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Experimental Phonetics


Admission requirements

Basic knowledge of phonetics and phonology is assumed. Students are preferably acquainted with the contents of a general phonetics textbook, such as Rietveld & van Heuven (2009) Algemene Fonetiek [General Phonetics] (Coutinho, Bussum), Ladefoged & Johnson (2011) A Course in Phonetics, or Reetz & Jongman (2020) Phonetics-Transcription, Production, Acoustics and Perception. Students are recommended to take the course Analysis and Synthesis of Speech (5194KTH06) and Methods in Statistics and Linguistic Data Processing (5194KTH30) if they have not completed any course of a similar nature.


The general goal of this course is to introduce theoretical advancements and experimental methods in phonetic research, which concerns sound patterns and their communicative functions in spoken language.
This year, the central theme of the course is speech melody. All languages use melody in speech, primarily via rises and falls of the pitch of voice. Such pitch variation is pervasive, offering a broad spectrum of nuance to sentences – an additional layer of meaning. For example, saying "yes" with a rising pitch implies a question (rather than an affirmation). Melody is essential for speech communication in social interaction. In some languages, speech melody is employed not only to add nuance to sentences but also to differentiate between words.
In this course, you will be introduced to the study of word-level and sentence-level speech melody, with examples from typologically different languages. You will have hands-on exercises to investigate speech melody experimentally. You will critically read and discuss articles to learn about empirical findings and theoretical models concerning the cognitive representation and processing of speech melody. As a final assignment, students will develop, individually or as a group, a research proposal on a specific topic within the theme of speech melody.
Knowledge gained from this course will be relevant for linguistic research beyond phonetics, for language learning and teaching, speech pathology, and technology (such as human-machine interactive systems).

Course objectives

After taking this class, students should be able to

  • Understand the concepts and fundamental questions related to sound (both at the segmental and suprasegmental) representation and processing.

  • Learn how experimental techniques can be employed to answer a question of scientific interest.

  • Critically evaluate original research articles (their goals, methods, findings, and interpretations) in the area of experimental phonetics.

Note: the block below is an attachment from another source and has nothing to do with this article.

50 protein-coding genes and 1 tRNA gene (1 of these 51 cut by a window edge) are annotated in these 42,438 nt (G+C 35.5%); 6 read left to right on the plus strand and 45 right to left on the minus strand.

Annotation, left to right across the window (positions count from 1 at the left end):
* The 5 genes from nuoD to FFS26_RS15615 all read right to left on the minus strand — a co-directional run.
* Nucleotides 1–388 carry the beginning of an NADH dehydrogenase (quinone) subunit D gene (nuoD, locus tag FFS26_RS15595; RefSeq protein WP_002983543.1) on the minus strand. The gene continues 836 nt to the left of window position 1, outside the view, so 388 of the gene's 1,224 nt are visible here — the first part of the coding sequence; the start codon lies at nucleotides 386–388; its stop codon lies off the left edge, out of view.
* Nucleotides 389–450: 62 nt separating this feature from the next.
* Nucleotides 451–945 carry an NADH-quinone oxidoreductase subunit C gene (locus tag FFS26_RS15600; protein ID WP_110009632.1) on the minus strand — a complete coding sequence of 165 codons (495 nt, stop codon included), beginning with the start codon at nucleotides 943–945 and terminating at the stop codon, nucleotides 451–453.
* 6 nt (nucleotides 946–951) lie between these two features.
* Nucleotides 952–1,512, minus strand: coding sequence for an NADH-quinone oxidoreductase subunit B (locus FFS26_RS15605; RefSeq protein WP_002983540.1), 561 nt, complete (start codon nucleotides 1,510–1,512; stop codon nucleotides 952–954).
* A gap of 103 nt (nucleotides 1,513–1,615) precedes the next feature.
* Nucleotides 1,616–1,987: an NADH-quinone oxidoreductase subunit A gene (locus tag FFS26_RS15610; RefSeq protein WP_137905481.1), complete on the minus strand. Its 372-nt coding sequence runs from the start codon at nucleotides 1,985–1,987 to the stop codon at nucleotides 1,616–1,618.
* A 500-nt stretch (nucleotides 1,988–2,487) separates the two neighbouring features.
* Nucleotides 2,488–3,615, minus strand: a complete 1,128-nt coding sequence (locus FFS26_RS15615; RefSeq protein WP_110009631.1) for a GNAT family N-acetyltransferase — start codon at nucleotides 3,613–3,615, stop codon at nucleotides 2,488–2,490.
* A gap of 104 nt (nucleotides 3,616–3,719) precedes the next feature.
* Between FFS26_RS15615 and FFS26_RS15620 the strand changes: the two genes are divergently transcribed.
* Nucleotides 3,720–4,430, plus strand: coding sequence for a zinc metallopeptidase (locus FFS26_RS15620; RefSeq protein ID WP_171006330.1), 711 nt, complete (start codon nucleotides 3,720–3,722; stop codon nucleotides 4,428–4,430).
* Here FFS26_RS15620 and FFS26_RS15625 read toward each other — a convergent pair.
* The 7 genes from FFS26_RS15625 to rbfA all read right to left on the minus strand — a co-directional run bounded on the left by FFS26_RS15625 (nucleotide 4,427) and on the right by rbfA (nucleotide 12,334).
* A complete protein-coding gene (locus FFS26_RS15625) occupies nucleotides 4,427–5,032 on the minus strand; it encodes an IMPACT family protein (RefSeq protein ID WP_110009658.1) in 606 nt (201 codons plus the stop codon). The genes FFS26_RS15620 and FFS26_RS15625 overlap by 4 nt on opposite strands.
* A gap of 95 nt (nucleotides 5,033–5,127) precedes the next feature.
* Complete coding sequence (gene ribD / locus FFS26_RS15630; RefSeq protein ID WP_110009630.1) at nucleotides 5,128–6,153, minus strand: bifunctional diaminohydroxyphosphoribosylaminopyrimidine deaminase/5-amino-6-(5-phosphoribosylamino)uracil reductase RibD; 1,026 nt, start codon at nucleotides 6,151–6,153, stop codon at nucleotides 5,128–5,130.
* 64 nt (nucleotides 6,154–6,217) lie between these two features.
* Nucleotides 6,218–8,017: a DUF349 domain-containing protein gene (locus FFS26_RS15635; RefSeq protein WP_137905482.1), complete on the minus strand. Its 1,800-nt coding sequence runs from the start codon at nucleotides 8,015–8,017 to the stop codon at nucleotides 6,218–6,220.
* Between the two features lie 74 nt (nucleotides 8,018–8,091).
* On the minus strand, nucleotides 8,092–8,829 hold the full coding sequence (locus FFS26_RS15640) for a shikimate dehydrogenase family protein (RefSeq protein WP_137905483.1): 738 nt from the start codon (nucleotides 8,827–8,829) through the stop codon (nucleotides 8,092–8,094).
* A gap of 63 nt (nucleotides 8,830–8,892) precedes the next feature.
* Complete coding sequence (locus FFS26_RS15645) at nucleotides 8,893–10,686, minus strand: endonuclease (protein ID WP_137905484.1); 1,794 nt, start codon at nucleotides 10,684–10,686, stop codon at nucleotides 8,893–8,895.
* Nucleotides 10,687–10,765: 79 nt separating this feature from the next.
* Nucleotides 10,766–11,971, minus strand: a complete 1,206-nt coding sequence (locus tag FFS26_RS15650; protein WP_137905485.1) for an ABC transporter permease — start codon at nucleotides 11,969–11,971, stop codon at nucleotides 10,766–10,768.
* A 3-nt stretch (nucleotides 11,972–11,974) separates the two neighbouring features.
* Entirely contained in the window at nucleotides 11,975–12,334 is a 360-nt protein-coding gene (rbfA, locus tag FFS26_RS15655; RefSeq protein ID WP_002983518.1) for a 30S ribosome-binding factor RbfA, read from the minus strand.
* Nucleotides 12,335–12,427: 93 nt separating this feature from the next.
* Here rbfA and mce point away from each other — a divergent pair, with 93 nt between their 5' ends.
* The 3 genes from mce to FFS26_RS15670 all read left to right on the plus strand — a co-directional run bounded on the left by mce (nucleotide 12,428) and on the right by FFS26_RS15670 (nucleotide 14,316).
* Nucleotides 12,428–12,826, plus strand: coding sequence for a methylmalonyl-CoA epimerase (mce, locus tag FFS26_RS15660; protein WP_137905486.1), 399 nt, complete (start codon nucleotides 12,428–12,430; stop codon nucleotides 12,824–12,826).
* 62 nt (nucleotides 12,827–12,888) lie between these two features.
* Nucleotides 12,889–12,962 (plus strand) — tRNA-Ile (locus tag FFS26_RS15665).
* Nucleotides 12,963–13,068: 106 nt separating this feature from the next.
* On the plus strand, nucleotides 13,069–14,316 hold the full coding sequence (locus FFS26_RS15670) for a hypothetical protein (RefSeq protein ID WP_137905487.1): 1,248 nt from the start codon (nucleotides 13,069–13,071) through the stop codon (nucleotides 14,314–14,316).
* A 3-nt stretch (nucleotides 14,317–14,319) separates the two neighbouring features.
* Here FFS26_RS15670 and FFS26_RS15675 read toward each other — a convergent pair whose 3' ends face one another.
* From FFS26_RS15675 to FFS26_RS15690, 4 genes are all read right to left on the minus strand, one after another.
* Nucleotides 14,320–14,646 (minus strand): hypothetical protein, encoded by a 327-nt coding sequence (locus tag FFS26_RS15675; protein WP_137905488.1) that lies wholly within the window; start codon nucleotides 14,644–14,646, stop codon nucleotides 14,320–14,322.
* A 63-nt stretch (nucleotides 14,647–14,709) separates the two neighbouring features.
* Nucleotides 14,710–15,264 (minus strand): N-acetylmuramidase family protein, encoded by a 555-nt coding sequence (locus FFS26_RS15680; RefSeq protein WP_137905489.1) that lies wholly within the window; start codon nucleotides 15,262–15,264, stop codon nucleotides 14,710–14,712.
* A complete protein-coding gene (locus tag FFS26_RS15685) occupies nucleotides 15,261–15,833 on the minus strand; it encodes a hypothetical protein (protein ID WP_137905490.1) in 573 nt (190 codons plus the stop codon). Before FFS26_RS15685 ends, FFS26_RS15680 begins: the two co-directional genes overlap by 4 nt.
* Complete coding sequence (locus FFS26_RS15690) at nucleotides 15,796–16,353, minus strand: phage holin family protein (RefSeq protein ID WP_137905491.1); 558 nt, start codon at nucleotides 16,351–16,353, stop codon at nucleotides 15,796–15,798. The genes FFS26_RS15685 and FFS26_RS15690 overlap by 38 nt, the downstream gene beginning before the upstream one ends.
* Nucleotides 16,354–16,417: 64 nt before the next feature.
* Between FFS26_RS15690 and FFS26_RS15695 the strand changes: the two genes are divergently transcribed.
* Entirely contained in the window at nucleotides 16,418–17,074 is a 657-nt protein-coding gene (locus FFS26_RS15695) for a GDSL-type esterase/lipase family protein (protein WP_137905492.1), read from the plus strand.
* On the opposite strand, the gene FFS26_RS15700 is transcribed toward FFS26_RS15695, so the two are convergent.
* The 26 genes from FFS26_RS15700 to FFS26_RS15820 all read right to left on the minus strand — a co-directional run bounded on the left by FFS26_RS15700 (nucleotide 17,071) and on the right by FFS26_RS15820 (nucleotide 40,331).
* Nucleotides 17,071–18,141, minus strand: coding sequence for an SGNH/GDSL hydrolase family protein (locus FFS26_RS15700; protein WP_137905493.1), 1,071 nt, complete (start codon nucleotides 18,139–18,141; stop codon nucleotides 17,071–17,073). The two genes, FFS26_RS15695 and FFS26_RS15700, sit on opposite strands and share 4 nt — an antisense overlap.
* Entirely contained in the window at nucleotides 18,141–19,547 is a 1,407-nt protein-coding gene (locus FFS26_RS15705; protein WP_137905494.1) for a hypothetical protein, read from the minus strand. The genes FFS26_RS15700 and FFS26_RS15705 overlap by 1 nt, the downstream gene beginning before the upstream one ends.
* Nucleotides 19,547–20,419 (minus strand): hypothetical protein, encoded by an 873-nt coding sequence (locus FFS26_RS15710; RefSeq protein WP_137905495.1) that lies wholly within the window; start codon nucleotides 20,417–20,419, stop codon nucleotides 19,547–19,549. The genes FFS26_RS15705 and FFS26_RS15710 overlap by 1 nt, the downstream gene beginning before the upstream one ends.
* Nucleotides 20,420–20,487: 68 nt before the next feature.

• Give an oral presentation on a scientific paper to a group of peers and to evaluate peer presentations.

  • Summarize and synthesize the literature so as to identify relevant research questions of their own interest.

And you will also learn to…

  • Design a well-controlled experiment which should include a sound research question supported by a relevant literature review, a detailed description of the research method, an explanation of the hypothesis and predictions, as well as the interpretation of possible outcomes.

  • Write up the experimental design as a research proposal.

For those very motivated, you are also invited to carry out a small experiment based on your research proposal.


Visit MyTimetable.

Mode of instruction

Seminar with lectures, student presentations, as well as problem-based assignments in English.

Assessment Method

  • Homework (40%) including oral presentations and hands-on exercises

  • Class attendance/participation(10%)

  • Final project (50%): poster presentation + a final project proposal


Students who fail the course may resit the final assignment.

Exam Review

Students are entitled to view their marked examination within a period of 30 days, following publication of the results of a written examination.

Inspection and feedback

How and when an exam review will take place will be disclosed together with the publication of the exam results at the latest. If a student requests a review within 30 days after publication of the exam results, an exam review will have to be organized.

Reading list

Students will be required to read original publications published in professional journals.


Enrolment in uSis is obligatory. If you have any questions, please contact the student administration, tel. 071 5272144 or mail: .

When registering, students that are registered for the specialisation that this course belongs to, or the Research Master, take priority.

General information about uSis is available on the website.


Education Administration Office Reuvensplaats

E-mail address Education Administration Office Reuvensplaats:

Coordinator of Studies